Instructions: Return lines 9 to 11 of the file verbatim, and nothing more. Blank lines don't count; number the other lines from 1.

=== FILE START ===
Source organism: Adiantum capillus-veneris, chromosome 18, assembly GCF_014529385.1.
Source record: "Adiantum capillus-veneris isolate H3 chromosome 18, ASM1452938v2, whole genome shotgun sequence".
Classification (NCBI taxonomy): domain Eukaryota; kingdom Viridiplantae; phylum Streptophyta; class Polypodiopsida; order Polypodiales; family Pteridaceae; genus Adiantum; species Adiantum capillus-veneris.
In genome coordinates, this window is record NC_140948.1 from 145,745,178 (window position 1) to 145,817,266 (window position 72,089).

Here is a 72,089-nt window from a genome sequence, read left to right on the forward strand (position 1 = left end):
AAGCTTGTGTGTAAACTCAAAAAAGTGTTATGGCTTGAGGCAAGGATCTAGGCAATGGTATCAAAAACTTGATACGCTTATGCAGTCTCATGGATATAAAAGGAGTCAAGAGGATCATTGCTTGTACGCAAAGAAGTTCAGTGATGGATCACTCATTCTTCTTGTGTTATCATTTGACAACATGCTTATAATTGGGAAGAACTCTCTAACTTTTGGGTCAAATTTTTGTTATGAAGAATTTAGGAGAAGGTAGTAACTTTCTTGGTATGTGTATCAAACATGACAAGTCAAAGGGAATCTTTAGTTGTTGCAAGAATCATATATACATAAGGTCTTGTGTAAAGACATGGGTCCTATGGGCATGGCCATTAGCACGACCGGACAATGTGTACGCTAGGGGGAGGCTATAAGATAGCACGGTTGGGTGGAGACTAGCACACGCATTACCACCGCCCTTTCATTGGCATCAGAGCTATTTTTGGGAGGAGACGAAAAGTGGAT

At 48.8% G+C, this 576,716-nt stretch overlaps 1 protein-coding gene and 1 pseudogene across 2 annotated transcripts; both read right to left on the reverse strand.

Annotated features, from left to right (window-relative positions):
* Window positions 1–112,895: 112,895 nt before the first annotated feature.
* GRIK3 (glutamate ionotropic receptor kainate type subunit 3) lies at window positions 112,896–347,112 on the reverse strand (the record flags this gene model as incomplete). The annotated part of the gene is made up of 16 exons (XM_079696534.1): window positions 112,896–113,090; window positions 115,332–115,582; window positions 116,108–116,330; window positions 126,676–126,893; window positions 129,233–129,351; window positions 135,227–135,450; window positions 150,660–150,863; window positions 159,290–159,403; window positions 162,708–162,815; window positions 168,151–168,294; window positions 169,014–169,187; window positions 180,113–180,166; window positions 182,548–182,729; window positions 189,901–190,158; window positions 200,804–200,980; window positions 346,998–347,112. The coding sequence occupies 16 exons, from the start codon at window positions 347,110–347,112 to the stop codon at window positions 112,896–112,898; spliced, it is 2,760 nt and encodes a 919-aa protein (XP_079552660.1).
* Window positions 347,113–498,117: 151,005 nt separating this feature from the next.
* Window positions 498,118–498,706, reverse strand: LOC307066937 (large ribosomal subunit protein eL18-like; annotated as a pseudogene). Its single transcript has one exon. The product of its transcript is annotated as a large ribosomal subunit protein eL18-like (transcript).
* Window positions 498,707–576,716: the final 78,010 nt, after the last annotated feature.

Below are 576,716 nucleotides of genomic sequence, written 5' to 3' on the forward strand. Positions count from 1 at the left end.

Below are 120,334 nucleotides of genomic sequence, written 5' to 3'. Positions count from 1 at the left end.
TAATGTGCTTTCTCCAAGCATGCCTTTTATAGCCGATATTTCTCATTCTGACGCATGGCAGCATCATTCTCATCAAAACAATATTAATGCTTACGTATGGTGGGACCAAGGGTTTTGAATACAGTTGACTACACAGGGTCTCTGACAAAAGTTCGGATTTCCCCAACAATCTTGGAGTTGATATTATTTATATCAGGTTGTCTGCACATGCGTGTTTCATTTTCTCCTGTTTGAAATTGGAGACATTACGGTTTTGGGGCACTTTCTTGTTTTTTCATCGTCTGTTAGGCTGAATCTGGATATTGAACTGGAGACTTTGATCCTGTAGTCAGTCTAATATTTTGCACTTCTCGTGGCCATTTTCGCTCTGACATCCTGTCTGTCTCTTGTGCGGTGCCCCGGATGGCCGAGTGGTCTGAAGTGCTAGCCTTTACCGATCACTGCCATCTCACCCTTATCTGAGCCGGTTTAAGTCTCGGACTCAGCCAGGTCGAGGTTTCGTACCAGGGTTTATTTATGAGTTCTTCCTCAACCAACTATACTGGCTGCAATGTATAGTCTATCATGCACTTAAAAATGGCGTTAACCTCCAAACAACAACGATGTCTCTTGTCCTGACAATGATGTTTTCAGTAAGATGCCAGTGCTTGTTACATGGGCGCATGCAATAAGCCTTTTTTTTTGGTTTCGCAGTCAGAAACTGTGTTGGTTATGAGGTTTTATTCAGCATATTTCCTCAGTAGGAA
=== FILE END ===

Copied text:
* Window positions 1–112,895: 112,895 nt before the first annotated feature.
* GRIK3 (glutamate ionotropic receptor kainate type subunit 3) lies at window positions 112,896–347,112 on the reverse strand (the record flags this gene model as incomplete). The annotated part of the gene is made up of 16 exons (XM_079696534.1): window positions 112,896–113,090; window positions 115,332–115,582; window positions 116,108–116,330; window positions 126,676–126,893; window positions 129,233–129,351; window positions 135,227–135,450; window positions 150,660–150,863; window positions 159,290–159,403; window positions 162,708–162,815; window positions 168,151–168,294; window positions 169,014–169,187; window positions 180,113–180,166; window positions 182,548–182,729; window positions 189,901–190,158; window positions 200,804–200,980; window positions 346,998–347,112. The coding sequence occupies 16 exons, from the start codon at window positions 347,110–347,112 to the stop codon at window positions 112,896–112,898; spliced, it is 2,760 nt and encodes a 919-aa protein (XP_079552660.1).
* Window positions 347,113–498,117: 151,005 nt separating this feature from the next.